But President Obama's successful move to force BP to establish a $20 billion compensation fund that the company will have no voice in allocating -- just a down payment, the president insisted -- may have been the most vivid example of what he recently called his determination to step in and do "what individuals couldn't do and corporations wouldn't do."

With that display of raw arm-twisting, Mr. Obama reinvigorated a debate about the renewed reach of government power, or, alternatively, the power of government overreach. It is an argument that has come to define Mr. Obama's first 18 months in office, and one that Mr. Obama clearly hopes to make a central issue in November's midterm elections.

This is a news article that called the demand for $20 billion "arm-twisting." It even helpfully suggested that what to some people was the "reach of government power" was really "overreach." The Times described what happened, the only question is what to call it.

Fars News: Iran's Revolutionary Guards Corps "prepared to control the oil spill in the Gulf of Mexico"

Posted: 21 Jun 2010 11:25 PM PDT

A fairly frequent theme in the Iranian press is that Iran is standing by to solve this or that problem. I'm including the picture of Qassemi, who looks like he can control the oil spill just by glowering at it.

The Islamic Revolution Guards Corps (IRGC) announced on Monday that its experts are prepared to control the oil spill in the Gulf of Mexico.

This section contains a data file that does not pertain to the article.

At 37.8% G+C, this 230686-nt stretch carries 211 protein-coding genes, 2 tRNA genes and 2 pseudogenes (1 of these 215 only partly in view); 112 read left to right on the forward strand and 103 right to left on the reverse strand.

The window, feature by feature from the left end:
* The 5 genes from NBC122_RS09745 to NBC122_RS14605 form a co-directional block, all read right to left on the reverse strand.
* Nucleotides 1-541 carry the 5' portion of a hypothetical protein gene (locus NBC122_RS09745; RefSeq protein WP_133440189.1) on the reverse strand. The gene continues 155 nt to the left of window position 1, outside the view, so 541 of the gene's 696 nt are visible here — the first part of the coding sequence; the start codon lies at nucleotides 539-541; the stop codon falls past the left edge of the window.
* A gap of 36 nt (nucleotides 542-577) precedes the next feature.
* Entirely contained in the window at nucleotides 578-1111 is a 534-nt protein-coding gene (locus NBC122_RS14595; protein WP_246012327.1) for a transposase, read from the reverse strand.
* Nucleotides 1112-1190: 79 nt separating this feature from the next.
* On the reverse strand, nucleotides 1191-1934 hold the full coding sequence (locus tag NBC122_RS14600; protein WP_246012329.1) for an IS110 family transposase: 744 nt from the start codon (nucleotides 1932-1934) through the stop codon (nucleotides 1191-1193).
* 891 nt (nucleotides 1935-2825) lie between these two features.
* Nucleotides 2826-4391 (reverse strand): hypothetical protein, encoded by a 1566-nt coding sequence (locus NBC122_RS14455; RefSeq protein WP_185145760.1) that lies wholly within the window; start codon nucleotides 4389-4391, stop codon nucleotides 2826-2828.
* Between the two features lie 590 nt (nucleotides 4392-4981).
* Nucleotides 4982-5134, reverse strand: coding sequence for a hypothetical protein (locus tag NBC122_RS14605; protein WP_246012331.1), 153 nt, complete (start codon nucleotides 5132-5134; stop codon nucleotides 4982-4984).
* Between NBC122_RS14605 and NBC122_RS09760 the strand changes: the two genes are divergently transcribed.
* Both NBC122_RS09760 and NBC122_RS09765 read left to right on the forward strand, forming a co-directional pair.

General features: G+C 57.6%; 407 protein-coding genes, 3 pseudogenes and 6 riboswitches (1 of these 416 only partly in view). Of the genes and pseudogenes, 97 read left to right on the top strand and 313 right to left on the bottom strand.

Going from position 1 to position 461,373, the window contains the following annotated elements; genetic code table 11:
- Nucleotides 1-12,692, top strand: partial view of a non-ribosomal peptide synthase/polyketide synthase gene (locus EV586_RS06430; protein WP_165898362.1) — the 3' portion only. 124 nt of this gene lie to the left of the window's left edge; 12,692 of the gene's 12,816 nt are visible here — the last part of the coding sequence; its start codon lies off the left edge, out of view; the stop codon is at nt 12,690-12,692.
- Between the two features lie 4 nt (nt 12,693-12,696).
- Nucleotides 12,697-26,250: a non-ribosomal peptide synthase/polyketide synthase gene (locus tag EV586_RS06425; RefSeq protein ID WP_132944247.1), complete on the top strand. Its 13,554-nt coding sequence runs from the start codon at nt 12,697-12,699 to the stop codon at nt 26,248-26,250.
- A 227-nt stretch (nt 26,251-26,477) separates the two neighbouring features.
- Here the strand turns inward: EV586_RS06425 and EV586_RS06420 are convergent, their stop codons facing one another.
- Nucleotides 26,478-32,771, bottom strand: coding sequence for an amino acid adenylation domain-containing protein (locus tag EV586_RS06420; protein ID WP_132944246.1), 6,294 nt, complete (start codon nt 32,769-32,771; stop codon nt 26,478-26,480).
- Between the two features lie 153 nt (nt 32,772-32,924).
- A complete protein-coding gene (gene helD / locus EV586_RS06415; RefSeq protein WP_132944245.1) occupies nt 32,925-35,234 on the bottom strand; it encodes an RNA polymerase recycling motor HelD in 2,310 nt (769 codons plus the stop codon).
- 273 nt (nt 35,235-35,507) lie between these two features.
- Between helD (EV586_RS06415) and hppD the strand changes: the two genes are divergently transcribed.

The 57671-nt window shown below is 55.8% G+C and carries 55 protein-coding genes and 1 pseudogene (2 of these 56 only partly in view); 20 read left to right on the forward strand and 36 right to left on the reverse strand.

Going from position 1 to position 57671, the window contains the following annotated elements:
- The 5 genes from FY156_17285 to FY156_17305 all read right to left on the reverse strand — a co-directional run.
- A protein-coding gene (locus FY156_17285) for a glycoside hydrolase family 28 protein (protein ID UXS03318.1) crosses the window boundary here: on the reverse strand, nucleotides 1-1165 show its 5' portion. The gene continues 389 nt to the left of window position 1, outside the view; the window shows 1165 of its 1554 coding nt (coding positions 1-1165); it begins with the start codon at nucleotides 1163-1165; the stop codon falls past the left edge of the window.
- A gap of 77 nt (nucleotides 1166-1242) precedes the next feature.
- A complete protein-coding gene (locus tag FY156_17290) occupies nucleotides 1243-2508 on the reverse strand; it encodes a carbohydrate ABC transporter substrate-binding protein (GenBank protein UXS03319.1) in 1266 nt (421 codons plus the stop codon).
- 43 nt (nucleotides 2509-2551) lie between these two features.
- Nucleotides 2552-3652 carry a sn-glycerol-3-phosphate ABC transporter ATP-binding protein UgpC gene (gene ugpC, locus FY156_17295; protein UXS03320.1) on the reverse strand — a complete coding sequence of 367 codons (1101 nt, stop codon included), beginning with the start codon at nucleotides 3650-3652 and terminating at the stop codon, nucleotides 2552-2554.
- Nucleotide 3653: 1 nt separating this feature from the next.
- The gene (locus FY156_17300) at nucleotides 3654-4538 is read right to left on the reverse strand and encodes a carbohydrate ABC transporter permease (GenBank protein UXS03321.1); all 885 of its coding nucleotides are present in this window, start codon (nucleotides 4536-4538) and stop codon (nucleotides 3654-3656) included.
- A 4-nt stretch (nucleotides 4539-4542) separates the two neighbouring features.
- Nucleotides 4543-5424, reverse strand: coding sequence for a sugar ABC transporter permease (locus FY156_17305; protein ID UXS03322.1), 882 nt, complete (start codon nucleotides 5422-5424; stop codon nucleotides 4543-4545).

"The experience of Iranians' presence in curbing oil spills in a number of neighboring states in the Persian Gulf, such as Kuwait, demonstrates Iranian capabilities and skills and the Islamic Revolution Guards Corps is ready to help curb the oil spill (in the Gulf of Mexico)," Commander of the IRGC's Khatam ol-Anbia Headquarters General Rostam Qassemi stated.

Qassemi reminded the environmental threat posed by the oil spill to the Caribbean states and nations, and stated, "Despite new sanctions, IRGC is prepared to fulfill its humanitarian duty in this regard and use its exclusive and indigenous capability in the Gulf of Mexico."

Considering Washington and London's claims that they are economic and industrial superpowers, the US and Britain's inability to stop the oil spill two months after the initial incident is "humiliating and shameful", he reiterated.

Earlier on May 24, Iranian Oil Minister Masoud Mirkazzemi had voiced the country's preparedness to aid the US in cleaning the massive oil spill in Mexico's Gulf Coast which threatens the surrounding environment. [...]

Meanwhile, at IRNA Foreign Minister Mottaki explains that "Monday issuance of recent UNSC resolution was a political goof off for United States." I guess it sounded better in Persian. And at Iran's PressTV we learn that a "top Hamas official" is complaining that Israel still won't allow anything into Gaza you can build bunkers with:
"Allowing the entry of goods into Gaza while barring the construction materials is meaningless," he said. "We don't want snacks and chips. We need building materials."
And they'll probably get them after another martyrdom-seeking flotilla or two.

Crossposted on Judeopundit